This paper considers the construction and experience of racisms among a sample of primary school children in Ireland during a period of intensive immigration. Placing children’s voices at the centre of the analysis, it explores how children’s constructions draw upon discourses of ‘norm’ and ‘other’ in relation to national identity and cultural belonging. Constructions of minority ethnic groups are located within a context that defines what it is to be Irish, such constructions carrying with them assumptions related not only to skin colour but also to lifestyle, language, and religious belief. Drawing on key concepts related to power, social identities and child cultures, the findings highlight the significance of ethnic identity to children’s negotiations around inclusion and exclusion in their peer groups. Name‐calling in general, and racist name‐calling in particular, was shown to be an important tool used by some children in the assertion of their status with one another. The sensitivity displayed by the majority ethnic children to skin colour only, in their discussions around racism, highlights the salience of colour to many of these children’s typification of themselves as white Irish, and of many black migrant children especially as ‘other’. It also indicates, however, the limited understanding these majority ethnic children had of racism in contrast to their minority ethnic peers (including Irish Traveller children), all of whom were able to recount their own experiences of being racially abused for colour and/or culturally‐based differences. The need for teachers to be sensitive to the dynamics of children’s social world is stressed, as is the importance of developing clear procedures for the monitoring and tackling of racist incidents in schools.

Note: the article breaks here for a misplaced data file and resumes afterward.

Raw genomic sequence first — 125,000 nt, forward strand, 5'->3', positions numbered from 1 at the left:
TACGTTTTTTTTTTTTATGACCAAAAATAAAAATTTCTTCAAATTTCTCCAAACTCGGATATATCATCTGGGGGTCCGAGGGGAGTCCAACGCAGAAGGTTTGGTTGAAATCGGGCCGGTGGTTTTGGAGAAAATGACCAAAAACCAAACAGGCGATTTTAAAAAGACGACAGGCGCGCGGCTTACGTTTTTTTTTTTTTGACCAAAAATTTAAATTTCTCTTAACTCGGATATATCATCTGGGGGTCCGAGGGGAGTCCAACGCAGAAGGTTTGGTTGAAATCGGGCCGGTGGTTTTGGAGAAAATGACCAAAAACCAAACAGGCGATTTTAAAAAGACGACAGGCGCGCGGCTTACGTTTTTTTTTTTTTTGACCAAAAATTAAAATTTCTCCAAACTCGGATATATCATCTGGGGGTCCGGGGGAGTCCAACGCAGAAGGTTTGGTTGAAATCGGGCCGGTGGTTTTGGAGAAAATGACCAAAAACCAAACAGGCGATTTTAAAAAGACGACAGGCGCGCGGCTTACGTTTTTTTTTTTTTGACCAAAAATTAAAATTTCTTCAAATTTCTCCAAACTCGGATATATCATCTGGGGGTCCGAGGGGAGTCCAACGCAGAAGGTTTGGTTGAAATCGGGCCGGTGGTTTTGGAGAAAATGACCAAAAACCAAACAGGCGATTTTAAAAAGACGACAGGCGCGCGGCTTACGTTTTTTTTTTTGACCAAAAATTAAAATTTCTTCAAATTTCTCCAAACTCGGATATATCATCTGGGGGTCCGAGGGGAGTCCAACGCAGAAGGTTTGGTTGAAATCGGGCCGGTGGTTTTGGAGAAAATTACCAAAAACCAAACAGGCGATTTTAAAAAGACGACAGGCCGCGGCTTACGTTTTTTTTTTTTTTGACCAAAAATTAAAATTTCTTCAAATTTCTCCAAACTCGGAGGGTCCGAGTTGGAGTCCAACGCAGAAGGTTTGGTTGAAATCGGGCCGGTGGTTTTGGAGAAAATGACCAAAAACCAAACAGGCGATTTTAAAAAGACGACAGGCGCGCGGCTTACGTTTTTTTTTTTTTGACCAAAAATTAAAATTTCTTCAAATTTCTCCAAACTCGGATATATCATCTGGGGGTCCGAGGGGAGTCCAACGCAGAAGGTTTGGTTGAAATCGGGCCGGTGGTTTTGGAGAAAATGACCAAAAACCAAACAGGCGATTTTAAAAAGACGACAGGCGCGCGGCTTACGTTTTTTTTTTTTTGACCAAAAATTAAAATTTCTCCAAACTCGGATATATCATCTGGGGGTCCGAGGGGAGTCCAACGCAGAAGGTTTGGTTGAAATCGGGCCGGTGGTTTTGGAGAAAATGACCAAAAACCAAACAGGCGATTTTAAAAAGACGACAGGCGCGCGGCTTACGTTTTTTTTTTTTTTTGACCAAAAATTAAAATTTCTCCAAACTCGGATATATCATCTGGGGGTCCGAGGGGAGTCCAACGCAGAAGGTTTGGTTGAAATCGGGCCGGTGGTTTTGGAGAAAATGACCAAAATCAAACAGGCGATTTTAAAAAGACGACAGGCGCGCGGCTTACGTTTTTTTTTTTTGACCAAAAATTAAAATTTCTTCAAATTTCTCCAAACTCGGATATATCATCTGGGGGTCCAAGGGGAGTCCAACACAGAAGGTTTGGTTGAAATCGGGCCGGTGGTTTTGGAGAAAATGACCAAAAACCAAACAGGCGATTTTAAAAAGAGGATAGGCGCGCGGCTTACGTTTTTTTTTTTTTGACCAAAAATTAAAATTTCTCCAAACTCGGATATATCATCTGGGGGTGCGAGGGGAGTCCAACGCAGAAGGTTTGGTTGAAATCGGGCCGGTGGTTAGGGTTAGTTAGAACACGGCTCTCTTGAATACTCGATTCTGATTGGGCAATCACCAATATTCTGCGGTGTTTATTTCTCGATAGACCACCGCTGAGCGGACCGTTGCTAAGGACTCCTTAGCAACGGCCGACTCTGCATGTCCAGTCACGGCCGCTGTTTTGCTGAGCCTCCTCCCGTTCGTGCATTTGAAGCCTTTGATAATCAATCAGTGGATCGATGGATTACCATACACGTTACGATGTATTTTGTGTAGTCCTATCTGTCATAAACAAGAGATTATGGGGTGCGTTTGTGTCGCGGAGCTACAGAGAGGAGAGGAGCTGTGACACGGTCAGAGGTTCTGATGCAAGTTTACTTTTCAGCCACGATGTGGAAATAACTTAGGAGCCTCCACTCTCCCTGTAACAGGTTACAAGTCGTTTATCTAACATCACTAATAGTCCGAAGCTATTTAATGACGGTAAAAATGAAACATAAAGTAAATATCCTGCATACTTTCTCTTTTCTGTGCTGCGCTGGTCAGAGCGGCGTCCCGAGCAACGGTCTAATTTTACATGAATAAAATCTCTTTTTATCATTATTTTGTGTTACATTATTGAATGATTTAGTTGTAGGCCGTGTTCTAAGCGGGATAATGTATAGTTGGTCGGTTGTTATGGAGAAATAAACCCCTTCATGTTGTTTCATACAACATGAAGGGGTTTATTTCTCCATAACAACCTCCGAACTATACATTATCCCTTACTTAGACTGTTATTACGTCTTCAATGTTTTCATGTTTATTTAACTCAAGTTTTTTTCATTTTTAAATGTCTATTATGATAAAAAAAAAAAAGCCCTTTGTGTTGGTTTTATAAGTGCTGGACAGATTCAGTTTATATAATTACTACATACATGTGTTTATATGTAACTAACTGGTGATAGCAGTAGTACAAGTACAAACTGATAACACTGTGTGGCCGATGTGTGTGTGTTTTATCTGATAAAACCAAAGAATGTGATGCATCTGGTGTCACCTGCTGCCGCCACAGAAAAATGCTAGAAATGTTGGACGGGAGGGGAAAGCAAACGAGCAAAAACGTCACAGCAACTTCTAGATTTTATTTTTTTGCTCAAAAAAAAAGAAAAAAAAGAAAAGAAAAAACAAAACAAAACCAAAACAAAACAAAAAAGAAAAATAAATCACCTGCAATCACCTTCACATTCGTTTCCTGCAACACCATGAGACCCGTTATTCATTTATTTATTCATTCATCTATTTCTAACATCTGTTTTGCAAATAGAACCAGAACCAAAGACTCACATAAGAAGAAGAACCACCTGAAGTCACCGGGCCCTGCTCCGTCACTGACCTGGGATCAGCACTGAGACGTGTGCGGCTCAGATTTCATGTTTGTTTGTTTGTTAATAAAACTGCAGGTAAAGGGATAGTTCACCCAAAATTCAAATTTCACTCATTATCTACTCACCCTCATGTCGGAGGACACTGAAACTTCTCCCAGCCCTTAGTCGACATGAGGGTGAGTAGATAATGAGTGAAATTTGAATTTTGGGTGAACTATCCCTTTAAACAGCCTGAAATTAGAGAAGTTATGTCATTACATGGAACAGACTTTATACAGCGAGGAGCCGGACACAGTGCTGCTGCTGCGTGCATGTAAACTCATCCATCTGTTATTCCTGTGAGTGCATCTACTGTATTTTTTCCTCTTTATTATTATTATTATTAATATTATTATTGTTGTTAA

Source: Race Ethnicity and Education Volume 11, Issue 4, 2008